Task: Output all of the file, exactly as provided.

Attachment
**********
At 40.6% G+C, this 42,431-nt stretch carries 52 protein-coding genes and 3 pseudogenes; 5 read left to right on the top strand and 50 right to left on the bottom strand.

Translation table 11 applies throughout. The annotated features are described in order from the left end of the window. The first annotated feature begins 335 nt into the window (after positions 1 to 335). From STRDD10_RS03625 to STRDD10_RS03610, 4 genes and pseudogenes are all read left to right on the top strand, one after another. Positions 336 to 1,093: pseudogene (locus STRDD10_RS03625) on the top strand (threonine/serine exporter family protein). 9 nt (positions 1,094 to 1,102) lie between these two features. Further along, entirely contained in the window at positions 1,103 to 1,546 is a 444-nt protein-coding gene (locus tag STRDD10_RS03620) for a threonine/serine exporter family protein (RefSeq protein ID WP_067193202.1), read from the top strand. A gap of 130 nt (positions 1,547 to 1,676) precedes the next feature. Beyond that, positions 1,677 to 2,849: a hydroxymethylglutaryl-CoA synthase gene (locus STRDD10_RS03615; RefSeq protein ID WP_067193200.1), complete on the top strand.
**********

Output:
At 40.6% G+C, this 42,431-nt stretch carries 52 protein-coding genes and 3 pseudogenes; 5 read left to right on the top strand and 50 right to left on the bottom strand.

Translation table 11 applies throughout. The annotated features are described in order from the left end of the window. The first annotated feature begins 335 nt into the window (after positions 1 to 335). From STRDD10_RS03625 to STRDD10_RS03610, 4 genes and pseudogenes are all read left to right on the top strand, one after another. Positions 336 to 1,093: pseudogene (locus STRDD10_RS03625) on the top strand (threonine/serine exporter family protein). 9 nt (positions 1,094 to 1,102) lie between these two features. Further along, entirely contained in the window at positions 1,103 to 1,546 is a 444-nt protein-coding gene (locus tag STRDD10_RS03620) for a threonine/serine exporter family protein (RefSeq protein ID WP_067193202.1), read from the top strand. A gap of 130 nt (positions 1,547 to 1,676) precedes the next feature. Beyond that, positions 1,677 to 2,849: a hydroxymethylglutaryl-CoA synthase gene (locus STRDD10_RS03615; RefSeq protein ID WP_067193200.1), complete on the top strand.